established by sea and land, Venice presented a brilliant spectacle to the eyes of Europe. Yet this period contains the germs of her decadence. Supreme in the Mediterranean by the defeat of Genoa, Venice was almost immediately called upon to face the Turks and to wear herself out in a long and single-handed contest with their growing power; firmly planted on the mainland, the Republic discovered that, with jealous neighbours around her and frontiers to be attacked, she could not stand still; she was compelled to advance, and found herself exposed to all the dangers implied in the use of mercenary arms, and committed to that policy of aggression which summoned up against her the League of Cambray.
Her mainland territory was probably a drain on the financial resources of the Republic, not a fountain of wealth. That territory was only acquired and held by paying for costly troops and more costly captains of adventure. It is doubtful whether the revenue derived from the provinces covered the cost of possession and administration. True, on occasion, the Republic applied to her land territories for a loan, as in 1474, when 516,000 ducats were advanced to the government; but the fact remains that the contentment of her mainland possessions was essential to Venetian supremacy, and that this contentment could not be secured if they were heavily taxed.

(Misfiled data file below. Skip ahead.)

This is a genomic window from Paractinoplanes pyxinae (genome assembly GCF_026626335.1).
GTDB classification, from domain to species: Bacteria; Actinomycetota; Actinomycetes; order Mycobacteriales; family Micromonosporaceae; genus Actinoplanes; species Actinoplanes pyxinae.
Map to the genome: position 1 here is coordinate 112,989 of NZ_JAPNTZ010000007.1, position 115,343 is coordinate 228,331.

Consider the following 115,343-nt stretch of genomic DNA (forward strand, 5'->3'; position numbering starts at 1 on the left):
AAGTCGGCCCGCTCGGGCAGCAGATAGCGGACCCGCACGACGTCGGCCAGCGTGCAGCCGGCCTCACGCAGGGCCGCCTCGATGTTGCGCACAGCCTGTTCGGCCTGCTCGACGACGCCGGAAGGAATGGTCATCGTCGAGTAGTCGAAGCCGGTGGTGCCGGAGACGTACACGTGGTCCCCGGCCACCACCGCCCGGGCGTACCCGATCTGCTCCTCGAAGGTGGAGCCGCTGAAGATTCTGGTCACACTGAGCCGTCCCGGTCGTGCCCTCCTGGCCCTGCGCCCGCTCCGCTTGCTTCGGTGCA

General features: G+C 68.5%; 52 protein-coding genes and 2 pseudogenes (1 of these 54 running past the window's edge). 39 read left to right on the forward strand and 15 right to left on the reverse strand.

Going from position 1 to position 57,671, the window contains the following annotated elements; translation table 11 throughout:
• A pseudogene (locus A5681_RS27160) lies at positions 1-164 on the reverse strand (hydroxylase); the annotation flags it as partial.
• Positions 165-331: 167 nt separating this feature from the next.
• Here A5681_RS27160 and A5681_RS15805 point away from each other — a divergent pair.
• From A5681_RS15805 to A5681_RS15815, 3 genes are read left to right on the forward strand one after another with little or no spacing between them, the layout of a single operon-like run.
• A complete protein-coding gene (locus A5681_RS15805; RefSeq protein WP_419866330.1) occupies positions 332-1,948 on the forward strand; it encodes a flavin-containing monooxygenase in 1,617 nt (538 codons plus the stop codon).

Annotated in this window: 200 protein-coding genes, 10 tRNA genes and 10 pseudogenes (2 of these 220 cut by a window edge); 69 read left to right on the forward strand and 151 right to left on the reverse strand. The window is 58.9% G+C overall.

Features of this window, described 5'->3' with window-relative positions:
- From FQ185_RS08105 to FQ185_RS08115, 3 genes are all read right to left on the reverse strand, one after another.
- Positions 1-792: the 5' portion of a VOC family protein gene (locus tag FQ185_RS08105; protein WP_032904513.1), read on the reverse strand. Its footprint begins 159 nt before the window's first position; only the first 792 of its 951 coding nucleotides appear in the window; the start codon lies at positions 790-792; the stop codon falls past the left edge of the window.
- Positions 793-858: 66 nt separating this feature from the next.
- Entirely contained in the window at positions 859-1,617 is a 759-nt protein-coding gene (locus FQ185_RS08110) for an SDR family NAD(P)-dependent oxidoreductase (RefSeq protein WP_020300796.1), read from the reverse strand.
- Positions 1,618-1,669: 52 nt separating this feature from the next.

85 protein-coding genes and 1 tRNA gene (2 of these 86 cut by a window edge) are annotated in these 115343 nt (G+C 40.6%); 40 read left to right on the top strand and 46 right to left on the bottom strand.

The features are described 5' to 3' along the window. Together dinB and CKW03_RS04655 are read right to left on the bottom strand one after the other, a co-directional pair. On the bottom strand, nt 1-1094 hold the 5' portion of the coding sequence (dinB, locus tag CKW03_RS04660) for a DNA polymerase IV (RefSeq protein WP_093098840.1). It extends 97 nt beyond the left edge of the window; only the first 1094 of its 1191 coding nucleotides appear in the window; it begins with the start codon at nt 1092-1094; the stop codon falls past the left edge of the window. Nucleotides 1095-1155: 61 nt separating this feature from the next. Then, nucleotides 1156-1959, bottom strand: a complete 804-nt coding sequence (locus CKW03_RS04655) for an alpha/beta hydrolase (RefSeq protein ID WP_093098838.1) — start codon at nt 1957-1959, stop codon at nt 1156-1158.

The real wealth of Venice, the wealth which enabled her to adorn the Capital and retain her provinces, depended upon the sea. It was derived from her traffic as a great emporium and mart of exchange fed by a large mercantile marine. The State built the ships and let them out to the highest bidder at auction. Every year six fleets were organised and despatched: (1) to the Black Sea, (2) to Greece and Constantinople, (3) to the Syrian ports, (4) to Egypt, (5) to Barbary and the north coast of Africa, (6) to England and Flanders. The route and general instructions for each fleet (muda) were carefully discussed in the Senate. Every officer was bound by oath to observe these instructions and to maintain on all occasions the honour of the Republic. The government prescribed the number of the crew for each ship, the size of the anchors, quality of rope, etc. A compulsory load-line was established. New vessels were allowed to load above the line for the first three years, but to a diminishing extent each year. The ships were all built upon government measurements for two reasons; first, because ships of identical build would behave in the same way under stress of weather and could more easily be kept together; secondly, because the consuls in distant ports could be sure of keeping a refit of masts, rudders, sails, etc., when they knew the exact build of all Venetian ships which would touch their ports. The ships were convertible from merchantmen to men-of-war; and this explains to a certain extent how Venice was able to replace her fleets so rapidly after such losses as those of Curzola or Sapienza. The six State fleets are estimated to have numbered 330 ships with crews to the amount of 36,000 men.